PROFESSOR Brian Cox has revealed “extraterrestrial life” could be hiding in a 900-mile-wide crater on Mars.
In the astronomers’ brand new BBC1 series, he explores the history of our solar system from the last 4.5billion years.
And in this week’s episode, Professor Cox identified an area of Mars that he believes is most likely to host some form of life.
Dr Cox explained how most of the Red Planet’s water was probably lost as its atmosphere changed.
He said: “Much of its water evaporated and escaped into space.
“Leaving only small traces behind frozen in patches across the planet.
“Where missions continue to search for extraterrestrial life.
“There’s a crater on Mars called the Hellas Basin, which is 1,500km (930 miles) across and 9km (5.6 miles) deep that means you could put Everest on the floor and the summit would not reach the rim.”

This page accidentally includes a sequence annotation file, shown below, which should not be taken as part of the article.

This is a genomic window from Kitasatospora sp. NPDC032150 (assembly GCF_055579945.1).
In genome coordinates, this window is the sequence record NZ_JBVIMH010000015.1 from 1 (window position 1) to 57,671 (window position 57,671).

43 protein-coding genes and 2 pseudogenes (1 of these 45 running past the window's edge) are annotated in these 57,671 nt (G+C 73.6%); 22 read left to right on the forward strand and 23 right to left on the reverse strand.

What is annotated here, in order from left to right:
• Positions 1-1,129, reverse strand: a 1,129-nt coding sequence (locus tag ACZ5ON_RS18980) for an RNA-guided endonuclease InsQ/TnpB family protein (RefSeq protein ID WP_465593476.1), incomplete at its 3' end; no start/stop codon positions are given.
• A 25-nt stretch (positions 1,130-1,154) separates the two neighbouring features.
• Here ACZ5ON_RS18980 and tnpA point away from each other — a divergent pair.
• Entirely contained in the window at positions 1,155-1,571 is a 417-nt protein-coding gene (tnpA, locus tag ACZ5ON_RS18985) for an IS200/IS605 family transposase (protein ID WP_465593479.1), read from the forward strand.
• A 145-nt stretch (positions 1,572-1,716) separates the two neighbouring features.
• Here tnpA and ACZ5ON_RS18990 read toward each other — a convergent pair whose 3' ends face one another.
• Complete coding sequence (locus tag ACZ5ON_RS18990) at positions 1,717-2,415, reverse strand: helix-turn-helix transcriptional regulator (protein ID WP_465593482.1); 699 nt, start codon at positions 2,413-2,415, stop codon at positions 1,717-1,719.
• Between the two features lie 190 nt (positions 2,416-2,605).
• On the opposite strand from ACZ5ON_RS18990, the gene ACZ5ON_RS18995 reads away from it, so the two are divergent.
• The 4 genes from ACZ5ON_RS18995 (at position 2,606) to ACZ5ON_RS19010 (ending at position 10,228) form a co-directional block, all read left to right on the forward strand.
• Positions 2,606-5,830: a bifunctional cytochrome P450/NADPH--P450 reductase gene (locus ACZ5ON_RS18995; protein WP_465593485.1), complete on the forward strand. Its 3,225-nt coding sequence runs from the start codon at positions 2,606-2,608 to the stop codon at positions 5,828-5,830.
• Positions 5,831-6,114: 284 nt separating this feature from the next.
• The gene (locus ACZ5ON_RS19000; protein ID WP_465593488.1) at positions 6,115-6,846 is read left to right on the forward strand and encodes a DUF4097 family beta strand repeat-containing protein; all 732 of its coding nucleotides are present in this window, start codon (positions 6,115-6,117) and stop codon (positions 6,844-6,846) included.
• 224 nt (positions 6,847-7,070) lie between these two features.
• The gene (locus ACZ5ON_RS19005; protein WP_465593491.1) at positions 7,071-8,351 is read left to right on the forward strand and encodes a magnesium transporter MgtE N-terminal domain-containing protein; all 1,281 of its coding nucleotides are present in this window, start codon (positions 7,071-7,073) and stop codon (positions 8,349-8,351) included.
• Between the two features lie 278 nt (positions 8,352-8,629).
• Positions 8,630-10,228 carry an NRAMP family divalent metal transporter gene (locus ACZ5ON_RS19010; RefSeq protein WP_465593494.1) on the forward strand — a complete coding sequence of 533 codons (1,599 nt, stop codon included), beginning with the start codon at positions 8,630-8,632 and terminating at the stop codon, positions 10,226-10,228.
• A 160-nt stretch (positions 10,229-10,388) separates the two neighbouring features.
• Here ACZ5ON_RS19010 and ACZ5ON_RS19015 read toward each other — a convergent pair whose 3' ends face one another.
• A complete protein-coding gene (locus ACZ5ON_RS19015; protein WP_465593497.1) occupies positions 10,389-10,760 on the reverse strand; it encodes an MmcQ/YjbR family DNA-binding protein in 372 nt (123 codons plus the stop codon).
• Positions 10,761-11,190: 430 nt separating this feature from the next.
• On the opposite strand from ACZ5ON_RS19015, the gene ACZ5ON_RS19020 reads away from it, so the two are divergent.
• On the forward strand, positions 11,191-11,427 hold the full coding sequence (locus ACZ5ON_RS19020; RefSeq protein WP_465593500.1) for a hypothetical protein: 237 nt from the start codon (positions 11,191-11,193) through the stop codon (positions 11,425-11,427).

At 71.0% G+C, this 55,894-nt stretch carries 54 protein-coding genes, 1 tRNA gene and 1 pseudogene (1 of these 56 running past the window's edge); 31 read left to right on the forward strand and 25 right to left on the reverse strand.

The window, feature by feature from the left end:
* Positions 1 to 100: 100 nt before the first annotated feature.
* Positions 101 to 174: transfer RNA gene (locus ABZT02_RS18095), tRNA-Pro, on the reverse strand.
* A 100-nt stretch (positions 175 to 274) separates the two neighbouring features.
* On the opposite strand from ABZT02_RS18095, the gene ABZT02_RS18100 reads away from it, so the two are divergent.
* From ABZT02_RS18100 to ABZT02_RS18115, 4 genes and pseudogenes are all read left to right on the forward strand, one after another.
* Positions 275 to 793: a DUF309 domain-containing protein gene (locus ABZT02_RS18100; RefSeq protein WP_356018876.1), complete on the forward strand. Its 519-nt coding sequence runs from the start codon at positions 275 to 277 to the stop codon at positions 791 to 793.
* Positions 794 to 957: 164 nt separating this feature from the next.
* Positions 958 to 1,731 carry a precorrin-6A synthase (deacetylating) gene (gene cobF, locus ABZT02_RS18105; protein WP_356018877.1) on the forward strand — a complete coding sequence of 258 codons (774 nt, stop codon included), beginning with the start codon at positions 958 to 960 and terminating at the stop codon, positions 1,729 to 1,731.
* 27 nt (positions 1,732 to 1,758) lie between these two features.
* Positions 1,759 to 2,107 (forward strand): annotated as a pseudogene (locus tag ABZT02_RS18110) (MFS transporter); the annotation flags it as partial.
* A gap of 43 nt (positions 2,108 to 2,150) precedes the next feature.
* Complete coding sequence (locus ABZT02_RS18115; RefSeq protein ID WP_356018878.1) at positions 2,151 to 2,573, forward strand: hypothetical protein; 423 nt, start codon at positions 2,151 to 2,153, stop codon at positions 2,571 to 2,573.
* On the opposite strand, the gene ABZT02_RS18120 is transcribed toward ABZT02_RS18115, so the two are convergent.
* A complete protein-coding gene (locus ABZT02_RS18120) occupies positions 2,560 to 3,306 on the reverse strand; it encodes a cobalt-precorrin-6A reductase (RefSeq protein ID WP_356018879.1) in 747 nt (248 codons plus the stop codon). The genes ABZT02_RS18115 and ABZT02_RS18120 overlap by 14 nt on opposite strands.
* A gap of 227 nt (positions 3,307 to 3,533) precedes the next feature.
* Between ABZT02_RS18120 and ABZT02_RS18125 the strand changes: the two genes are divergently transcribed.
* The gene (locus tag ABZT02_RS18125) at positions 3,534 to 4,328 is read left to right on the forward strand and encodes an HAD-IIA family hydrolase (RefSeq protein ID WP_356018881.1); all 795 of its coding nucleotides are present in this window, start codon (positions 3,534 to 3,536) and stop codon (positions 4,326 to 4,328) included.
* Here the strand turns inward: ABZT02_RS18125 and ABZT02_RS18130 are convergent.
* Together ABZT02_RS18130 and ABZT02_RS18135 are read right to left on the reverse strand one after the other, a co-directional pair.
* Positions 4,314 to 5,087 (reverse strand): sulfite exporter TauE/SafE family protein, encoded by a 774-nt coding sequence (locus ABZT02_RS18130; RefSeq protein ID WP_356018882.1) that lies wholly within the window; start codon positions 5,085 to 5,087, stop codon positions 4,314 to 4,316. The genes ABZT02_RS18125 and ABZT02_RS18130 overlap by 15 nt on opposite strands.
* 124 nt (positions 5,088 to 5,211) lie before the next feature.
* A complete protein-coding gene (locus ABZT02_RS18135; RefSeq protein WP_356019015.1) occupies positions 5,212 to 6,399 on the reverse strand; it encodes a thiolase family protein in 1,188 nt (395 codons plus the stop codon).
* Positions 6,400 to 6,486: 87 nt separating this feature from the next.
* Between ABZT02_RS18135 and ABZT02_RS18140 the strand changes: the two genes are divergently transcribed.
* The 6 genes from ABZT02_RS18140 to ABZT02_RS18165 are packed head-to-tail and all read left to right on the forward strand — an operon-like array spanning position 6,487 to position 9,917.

The physicist detailed how the air pressure is so high in the basin of the crater, liquid water can exist and result in the possibility of microbes being present on the surface.
He said: “The air pressure is so high down there that liquid water can exist, so I suppose it’s not impossible to imagine microbes coming up from deep below the surface to bask in the midday sun before disappearing back down below again to survive the cold of the Martian night.
“But if life does exist out there it will certainly only be simple life.
“There will be nothing, nowhere near anything as complex as you or me.”
It comes after further speculation surrounding life on the red planet grows.
One NASA scientist revealed how he believes martians would look like pasta if they existed on Mars.
Brian Cox also claimed that “humans will become Martians in the future.”
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